Young people who stay in full-time education or training after the age of 16 would get free bus and train passes under a future Labour government, the party will announce today.
In the first concrete pledge from Labour's root-and-branch policy review under Ed Miliband, the party leadership will make the ambitious £175m-a-year pledge amid signs the high cost of travel is deterring students from continuing their education.
Local authorities must cut their spending by 27 per cent over four years and many have reduced concessionary travel for 16- to 19-year-olds. The Government's decision to scrap the education maintenance allowance, worth up to £30 a week for children from poor families, will also leave many young people worse off. Bus routes are also being axed, making it harder to get to school or college.
Travel costs for sixth-form students has emerged as a major public concern during Labour's policy review on transport. The free local travel pledge will be made by Maria Eagle, the shadow Transport Secretary, at a summit for young people in Westminster.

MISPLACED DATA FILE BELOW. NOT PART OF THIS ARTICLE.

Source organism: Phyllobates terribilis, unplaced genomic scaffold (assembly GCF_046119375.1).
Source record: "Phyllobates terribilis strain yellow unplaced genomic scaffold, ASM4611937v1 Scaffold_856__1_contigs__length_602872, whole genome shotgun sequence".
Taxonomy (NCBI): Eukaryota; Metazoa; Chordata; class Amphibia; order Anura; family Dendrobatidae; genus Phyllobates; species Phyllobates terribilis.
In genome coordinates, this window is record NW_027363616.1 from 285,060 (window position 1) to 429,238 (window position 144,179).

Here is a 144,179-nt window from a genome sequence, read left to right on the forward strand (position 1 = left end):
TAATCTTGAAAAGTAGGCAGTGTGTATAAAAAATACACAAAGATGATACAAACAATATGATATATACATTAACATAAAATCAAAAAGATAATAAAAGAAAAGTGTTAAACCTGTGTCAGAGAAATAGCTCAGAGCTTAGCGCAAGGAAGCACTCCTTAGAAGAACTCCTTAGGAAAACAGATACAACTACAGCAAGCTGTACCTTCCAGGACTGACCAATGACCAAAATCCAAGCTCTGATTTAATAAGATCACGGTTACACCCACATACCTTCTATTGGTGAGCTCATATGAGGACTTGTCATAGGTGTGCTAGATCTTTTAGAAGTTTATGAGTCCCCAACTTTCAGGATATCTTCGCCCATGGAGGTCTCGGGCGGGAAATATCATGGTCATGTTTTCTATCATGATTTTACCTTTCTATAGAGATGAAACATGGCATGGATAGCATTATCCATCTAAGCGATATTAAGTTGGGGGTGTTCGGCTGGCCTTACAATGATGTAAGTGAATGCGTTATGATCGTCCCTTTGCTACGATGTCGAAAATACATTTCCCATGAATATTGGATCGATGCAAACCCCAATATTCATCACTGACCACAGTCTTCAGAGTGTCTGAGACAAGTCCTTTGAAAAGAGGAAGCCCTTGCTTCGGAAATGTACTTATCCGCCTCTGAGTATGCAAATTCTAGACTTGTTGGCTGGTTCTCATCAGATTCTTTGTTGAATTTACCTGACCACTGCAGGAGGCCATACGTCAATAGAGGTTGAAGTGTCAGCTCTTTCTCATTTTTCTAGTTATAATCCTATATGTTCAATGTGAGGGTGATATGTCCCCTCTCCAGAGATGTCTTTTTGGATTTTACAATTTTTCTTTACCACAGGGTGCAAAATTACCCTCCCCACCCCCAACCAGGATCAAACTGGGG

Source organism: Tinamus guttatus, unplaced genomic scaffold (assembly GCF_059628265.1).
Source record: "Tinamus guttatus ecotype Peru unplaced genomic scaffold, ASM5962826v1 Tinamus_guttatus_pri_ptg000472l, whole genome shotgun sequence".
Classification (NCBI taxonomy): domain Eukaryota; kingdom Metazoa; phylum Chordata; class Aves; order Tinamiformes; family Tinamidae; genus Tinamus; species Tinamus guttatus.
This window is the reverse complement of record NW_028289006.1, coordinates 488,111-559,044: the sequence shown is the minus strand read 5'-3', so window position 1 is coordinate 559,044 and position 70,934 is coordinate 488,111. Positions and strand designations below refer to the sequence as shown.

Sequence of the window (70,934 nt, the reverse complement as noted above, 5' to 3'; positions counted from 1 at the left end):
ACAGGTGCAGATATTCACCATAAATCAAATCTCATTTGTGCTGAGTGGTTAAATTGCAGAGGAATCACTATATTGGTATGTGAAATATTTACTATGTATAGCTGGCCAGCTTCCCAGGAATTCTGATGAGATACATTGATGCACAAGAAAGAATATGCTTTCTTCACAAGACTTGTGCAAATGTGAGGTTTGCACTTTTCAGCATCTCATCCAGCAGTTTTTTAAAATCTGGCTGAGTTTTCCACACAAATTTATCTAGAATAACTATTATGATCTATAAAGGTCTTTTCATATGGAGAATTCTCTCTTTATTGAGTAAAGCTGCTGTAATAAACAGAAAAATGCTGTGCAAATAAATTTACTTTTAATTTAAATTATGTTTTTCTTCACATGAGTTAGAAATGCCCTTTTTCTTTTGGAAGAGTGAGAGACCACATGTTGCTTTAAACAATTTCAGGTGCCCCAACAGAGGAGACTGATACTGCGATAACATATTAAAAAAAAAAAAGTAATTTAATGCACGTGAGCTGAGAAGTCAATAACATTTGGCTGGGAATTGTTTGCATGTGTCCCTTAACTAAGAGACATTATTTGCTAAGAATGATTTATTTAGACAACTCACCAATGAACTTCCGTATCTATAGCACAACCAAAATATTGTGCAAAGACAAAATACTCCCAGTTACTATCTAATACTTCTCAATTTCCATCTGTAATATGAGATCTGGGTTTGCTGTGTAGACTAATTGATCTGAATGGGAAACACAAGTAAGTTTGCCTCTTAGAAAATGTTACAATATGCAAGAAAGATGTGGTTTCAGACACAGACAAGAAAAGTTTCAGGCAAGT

The shadow minister will say: "Our policy choices should reflect the values we hold. We've listened to young people... and they have been very clear with what they have said. They do understand the importance of staying on in education and getting the skills they need to reach their potential. And they look to government to remove the barriers in their way, be those financial or the availability of services. It should be an aspiration of the next Labour government to deliver free access to local public transport for young people who continue in education and training."